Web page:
The thought is perhaps amazing that for maybe three hundred years the Estuary was much visited by sailing ships carrying coal. Throughout the seventeenth, eighteenth and nineteenth centuries more coal was shipped into the Exe than any other cargo. Most of the coal needed by the people of South Devon came sailing up the Estuary.
Coal was offloaded at Exmouth and Starcross and Topsham and at Exeter Quay. Coal was transhipped into lighters and barges and taken to the Estuary ports and up the canal to Exeter. Coal came from Sunderland and Newcastle and Milford and Swansea and Tenby and Newport and Neath.
A favourite place for the ‘colliers’ to ride was the Bight. In Victorian times most ships were too large to venture further up channel. Transhipping at high water must have been a day and night business that provided a regular livelihood for many men of the Estuary.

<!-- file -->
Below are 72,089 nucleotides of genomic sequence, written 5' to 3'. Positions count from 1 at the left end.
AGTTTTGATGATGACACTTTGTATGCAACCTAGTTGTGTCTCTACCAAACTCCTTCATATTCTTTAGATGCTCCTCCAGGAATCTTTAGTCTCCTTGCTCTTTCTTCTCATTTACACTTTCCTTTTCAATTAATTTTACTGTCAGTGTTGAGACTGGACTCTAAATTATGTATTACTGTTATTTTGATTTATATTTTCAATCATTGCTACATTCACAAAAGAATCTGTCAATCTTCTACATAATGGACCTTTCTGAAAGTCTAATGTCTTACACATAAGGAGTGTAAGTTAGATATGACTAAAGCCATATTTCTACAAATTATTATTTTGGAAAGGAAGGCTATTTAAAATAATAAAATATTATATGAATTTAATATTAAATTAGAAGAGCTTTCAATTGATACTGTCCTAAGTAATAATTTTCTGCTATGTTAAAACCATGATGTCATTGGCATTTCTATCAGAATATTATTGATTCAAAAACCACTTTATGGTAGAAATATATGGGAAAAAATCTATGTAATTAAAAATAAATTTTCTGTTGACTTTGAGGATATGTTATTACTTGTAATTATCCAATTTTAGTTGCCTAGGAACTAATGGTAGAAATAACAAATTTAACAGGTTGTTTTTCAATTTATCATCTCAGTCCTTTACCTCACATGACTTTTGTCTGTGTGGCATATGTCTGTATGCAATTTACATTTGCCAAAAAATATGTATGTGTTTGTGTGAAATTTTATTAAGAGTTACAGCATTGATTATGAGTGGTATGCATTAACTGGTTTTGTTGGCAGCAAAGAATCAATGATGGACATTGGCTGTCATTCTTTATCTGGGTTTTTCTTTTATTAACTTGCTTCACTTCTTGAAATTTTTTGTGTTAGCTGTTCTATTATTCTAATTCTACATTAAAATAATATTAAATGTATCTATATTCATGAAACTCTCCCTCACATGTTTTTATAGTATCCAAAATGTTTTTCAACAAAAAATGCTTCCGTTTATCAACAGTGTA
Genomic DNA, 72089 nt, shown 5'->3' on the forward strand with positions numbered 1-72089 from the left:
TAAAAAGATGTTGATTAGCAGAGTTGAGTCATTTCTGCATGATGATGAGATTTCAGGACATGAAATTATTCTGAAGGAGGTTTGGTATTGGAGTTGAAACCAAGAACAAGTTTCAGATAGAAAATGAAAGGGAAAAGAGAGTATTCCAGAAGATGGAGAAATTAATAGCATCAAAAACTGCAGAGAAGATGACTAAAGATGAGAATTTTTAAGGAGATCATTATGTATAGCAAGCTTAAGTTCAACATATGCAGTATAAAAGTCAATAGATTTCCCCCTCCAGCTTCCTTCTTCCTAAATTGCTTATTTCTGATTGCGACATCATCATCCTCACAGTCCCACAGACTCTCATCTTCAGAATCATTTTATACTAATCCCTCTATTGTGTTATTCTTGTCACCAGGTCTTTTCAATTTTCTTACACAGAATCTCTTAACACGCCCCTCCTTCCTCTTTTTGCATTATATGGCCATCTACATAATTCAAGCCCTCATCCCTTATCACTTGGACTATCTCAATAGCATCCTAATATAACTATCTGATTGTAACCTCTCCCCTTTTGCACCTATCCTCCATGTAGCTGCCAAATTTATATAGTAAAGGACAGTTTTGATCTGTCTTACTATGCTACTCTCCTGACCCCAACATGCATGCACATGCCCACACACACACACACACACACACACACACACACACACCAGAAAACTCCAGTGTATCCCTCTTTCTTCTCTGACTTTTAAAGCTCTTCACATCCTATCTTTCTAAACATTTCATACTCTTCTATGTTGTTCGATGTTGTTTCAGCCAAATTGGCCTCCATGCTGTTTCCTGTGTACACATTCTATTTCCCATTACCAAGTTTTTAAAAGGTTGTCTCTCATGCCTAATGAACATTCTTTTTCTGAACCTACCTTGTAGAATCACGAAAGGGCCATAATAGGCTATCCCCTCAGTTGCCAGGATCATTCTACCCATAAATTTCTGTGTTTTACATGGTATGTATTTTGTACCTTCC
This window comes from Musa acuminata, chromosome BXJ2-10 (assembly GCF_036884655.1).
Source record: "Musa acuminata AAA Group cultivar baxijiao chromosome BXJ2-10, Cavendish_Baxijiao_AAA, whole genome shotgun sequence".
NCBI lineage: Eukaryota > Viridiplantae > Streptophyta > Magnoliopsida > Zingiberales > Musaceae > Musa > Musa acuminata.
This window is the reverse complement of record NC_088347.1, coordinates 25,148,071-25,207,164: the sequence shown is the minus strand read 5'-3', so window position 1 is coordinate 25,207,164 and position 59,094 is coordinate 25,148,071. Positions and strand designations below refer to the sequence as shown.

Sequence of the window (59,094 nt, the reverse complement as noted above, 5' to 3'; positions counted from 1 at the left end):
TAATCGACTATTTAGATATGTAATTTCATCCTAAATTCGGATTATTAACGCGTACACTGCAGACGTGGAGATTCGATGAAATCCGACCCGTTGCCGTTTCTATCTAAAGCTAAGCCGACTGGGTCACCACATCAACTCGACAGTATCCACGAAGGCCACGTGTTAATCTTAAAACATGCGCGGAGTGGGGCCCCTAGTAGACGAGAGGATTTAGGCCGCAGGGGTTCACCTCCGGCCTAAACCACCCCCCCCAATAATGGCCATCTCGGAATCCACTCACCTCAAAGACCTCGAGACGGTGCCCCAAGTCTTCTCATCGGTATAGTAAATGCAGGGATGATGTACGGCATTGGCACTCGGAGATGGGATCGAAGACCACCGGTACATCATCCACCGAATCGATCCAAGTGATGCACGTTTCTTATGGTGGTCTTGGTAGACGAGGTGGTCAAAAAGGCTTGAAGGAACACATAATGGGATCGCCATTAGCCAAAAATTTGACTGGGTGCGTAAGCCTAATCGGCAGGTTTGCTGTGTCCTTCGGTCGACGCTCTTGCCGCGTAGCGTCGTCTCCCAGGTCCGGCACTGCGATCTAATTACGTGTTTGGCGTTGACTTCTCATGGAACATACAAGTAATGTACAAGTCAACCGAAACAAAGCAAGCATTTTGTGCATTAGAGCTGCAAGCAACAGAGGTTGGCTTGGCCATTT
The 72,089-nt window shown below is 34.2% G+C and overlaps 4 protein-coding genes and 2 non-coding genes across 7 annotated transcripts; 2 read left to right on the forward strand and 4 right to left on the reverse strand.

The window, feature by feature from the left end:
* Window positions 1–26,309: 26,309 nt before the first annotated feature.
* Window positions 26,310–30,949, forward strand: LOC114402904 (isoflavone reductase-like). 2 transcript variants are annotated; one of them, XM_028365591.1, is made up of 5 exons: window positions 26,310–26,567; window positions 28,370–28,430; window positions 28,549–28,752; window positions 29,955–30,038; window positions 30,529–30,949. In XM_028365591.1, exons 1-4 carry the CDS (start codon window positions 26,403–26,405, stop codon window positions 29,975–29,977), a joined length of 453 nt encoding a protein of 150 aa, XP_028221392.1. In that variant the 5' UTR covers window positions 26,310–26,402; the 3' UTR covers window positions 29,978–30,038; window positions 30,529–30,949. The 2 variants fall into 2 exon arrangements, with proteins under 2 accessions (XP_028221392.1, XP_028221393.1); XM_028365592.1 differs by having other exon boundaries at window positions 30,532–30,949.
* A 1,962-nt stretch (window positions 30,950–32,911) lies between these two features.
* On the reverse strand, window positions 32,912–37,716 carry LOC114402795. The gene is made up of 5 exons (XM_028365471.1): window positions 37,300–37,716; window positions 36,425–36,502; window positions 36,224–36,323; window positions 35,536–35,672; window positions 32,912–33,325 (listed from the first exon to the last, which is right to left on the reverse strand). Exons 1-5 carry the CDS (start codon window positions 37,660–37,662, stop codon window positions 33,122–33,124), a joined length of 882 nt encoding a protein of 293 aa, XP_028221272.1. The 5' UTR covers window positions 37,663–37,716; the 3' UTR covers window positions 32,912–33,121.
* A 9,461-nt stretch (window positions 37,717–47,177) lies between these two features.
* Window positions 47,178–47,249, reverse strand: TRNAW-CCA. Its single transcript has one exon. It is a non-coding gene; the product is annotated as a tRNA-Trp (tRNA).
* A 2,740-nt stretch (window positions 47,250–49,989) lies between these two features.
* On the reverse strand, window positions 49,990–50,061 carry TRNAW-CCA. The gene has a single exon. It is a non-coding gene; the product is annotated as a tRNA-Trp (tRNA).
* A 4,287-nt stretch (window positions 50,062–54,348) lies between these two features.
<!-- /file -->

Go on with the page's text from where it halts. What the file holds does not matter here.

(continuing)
The Estuary limekilns needed coal and received direct shipments by lighter and barge. So did the saltworks at Riversmeet and elsewhere. In Lympstone the coal, like the limestone, was sometimes dumped overboard below the tide line. It must have been a grimy trade and all the quays and landings of the Estuary would have had something of coal dust about them. The men who worked the lighters would have had a decidedly sooty look when they came ashore.
Only in the second half of the nineteenth century, after the railways came to provide cheaper and easier transport, did the coastwise traffic fade away although the docks at Exmouth and Teignmouth with their railway terminals went on importing coal well into the twentieth century.
The time had come to clean up the Exe for the tourists